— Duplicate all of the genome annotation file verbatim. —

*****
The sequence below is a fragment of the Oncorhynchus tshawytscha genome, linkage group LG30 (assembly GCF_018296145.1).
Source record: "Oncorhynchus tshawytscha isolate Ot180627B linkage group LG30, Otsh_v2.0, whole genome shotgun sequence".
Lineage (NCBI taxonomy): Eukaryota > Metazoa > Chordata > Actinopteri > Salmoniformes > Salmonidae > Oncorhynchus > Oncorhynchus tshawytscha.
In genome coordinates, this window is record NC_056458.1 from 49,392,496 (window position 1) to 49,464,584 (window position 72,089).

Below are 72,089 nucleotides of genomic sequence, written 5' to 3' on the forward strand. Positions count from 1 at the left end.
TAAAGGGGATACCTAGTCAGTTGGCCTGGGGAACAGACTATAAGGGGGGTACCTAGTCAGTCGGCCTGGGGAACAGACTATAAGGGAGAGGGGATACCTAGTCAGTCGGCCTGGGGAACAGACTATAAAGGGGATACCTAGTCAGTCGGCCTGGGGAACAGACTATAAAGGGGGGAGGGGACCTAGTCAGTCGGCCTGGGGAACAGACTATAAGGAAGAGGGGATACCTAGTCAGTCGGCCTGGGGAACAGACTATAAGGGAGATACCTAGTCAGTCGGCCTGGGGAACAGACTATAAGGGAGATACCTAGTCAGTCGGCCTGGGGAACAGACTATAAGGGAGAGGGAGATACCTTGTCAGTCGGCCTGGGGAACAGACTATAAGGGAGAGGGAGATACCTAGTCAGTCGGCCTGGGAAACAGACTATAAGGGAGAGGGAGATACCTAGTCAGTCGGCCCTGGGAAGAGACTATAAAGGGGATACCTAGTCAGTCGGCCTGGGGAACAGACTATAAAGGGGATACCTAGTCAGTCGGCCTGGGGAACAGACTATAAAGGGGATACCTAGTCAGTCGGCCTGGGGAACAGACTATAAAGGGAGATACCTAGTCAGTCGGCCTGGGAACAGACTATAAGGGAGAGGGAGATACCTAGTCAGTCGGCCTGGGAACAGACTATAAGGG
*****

The sequence below is a fragment of the Oncorhynchus tshawytscha genome, linkage group LG30 (assembly GCF_018296145.1).
Source record: "Oncorhynchus tshawytscha isolate Ot180627B linkage group LG30, Otsh_v2.0, whole genome shotgun sequence".
Lineage (NCBI taxonomy): Eukaryota > Metazoa > Chordata > Actinopteri > Salmoniformes > Salmonidae > Oncorhynchus > Oncorhynchus tshawytscha.
In genome coordinates, this window is record NC_056458.1 from 49,392,496 (window position 1) to 49,464,584 (window position 72,089).

Below are 72,089 nucleotides of genomic sequence, written 5' to 3' on the forward strand. Positions count from 1 at the left end.
TAAAGGGGATACCTAGTCAGTTGGCCTGGGGAACAGACTATAAGGGGGGTACCTAGTCAGTCGGCCTGGGGAACAGACTATAAGGGAGAGGGGATACCTAGTCAGTCGGCCTGGGGAACAGACTATAAAGGGGATACCTAGTCAGTCGGCCTGGGGAACAGACTATAAAGGGGGGAGGGGACCTAGTCAGTCGGCCTGGGGAACAGACTATAAGGAAGAGGGGATACCTAGTCAGTCGGCCTGGGGAACAGACTATAAGGGAGATACCTAGTCAGTCGGCCTGGGGAACAGACTATAAGGGAGATACCTAGTCAGTCGGCCTGGGGAACAGACTATAAGGGAGAGGGAGATACCTTGTCAGTCGGCCTGGGGAACAGACTATAAGGGAGAGGGAGATACCTAGTCAGTCGGCCTGGGAAACAGACTATAAGGGAGAGGGAGATACCTAGTCAGTCGGCCCTGGGAAGAGACTATAAAGGGGATACCTAGTCAGTCGGCCTGGGGAACAGACTATAAAGGGGATACCTAGTCAGTCGGCCTGGGGAACAGACTATAAAGGGGATACCTAGTCAGTCGGCCTGGGGAACAGACTATAAAGGGAGATACCTAGTCAGTCGGCCTGGGAACAGACTATAAGGGAGAGGGAGATACCTAGTCAGTCGGCCTGGGAACAGACTATAAGGG